Is there anything more awe-inspiring than outer space? Is there anything more terrifying than the thought of an asteroid hurtling toward space, destined to collide with our planet? Reports have been cropping up over the news in recent weeks about the asteroid named 2002 AJ129. Media reports have been, perhaps haphazardly, reporting on the asteroid in a sensational manner by implying that it could fly close enough to the Earth to be ‘potentially hazardous’ on February 4th. The subtle insinuation within these reports is that people need to panic or at least get their anxiety up. As you are about to learn, NASA believes that this is the farthest thing from the truth.
NASA has made it their business to track potentially hazardous space materials that could come near our planet. While it is true that the 2002 AJ129 will be coming near Earth, the distance between earth and the asteroid is 10x that of the distance between the moon and the Earth. This distance, put more simply, is 2.6 millions of separation. NASA analysts have put the risk of collision with the building-sized asteroid at 0%. There is no reason to worry and no reason to be concerned about the potential collision.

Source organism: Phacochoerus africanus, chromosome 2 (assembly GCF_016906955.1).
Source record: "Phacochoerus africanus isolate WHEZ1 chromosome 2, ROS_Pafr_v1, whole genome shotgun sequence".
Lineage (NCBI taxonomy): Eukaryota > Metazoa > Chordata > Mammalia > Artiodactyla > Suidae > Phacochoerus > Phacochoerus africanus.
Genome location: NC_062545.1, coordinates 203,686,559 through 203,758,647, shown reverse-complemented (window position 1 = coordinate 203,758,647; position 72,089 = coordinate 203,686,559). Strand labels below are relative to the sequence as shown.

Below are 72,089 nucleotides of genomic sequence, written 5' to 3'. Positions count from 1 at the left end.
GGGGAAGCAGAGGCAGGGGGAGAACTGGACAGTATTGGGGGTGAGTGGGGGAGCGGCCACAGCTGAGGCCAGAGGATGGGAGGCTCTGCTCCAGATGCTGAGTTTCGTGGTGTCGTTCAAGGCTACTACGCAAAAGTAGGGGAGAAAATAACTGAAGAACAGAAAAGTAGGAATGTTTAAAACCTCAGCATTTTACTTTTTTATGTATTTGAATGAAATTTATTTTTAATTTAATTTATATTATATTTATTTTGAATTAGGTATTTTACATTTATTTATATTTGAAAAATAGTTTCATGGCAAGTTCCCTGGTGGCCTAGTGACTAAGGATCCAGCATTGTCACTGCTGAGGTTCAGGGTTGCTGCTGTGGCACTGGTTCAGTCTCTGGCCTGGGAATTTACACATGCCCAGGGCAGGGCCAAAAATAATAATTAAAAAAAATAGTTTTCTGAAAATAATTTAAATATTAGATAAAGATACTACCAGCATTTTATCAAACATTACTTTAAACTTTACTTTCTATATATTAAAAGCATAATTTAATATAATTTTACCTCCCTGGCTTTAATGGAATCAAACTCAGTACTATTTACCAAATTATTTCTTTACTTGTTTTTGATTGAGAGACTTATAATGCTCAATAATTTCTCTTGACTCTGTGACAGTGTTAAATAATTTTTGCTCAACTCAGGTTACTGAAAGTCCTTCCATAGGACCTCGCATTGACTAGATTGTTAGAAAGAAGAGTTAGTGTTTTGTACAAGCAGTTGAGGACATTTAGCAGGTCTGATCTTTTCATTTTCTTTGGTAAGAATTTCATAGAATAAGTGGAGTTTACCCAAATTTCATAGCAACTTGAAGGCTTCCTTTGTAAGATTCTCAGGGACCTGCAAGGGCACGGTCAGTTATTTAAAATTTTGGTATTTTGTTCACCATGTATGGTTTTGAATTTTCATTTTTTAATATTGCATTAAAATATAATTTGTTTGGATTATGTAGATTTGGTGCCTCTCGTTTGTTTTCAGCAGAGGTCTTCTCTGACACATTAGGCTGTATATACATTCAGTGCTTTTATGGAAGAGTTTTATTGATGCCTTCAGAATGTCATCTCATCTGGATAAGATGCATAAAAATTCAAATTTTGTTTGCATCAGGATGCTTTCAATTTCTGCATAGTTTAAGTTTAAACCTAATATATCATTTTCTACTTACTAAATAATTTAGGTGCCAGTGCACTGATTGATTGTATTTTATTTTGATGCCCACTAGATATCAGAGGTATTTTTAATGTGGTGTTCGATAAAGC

Paul Chodas manages the Center for Near Earth Object Studies (NEOS) and he went on the record to give some details to potentially interested parties. Chodas pointed out in an interview that NASA has specifically been tracking AJ129 for the past 14 years and that they ‘know its orbit very accurately’. Chodas went on to explain that there was a 0% chance of 2002 AJ129 colliding with Earth on February 4th or at any time within the next 100 years. That last thought may be concerning for future generations, but for right here an right now — there is no cause for concern.
Chodas was also quick to point out that asteroids of this size are common to fly near Earth. Just this past week, January 18th, 2018 BD came within 21,500 miles of our planet. This asteroid was about the size of a car and could still do considerable damage had it collided with our planet. The Friday before we had seen Asteroid 2018 BX fly close to the Earth as well, zipping by from about 170,000 miles away. We’re looking at a relatively routine event at least in a cosmic sense. We can even go back to last September when Asteroid Florence, which was 2.7 miles wide, flew within 4.4 million miles of the planet.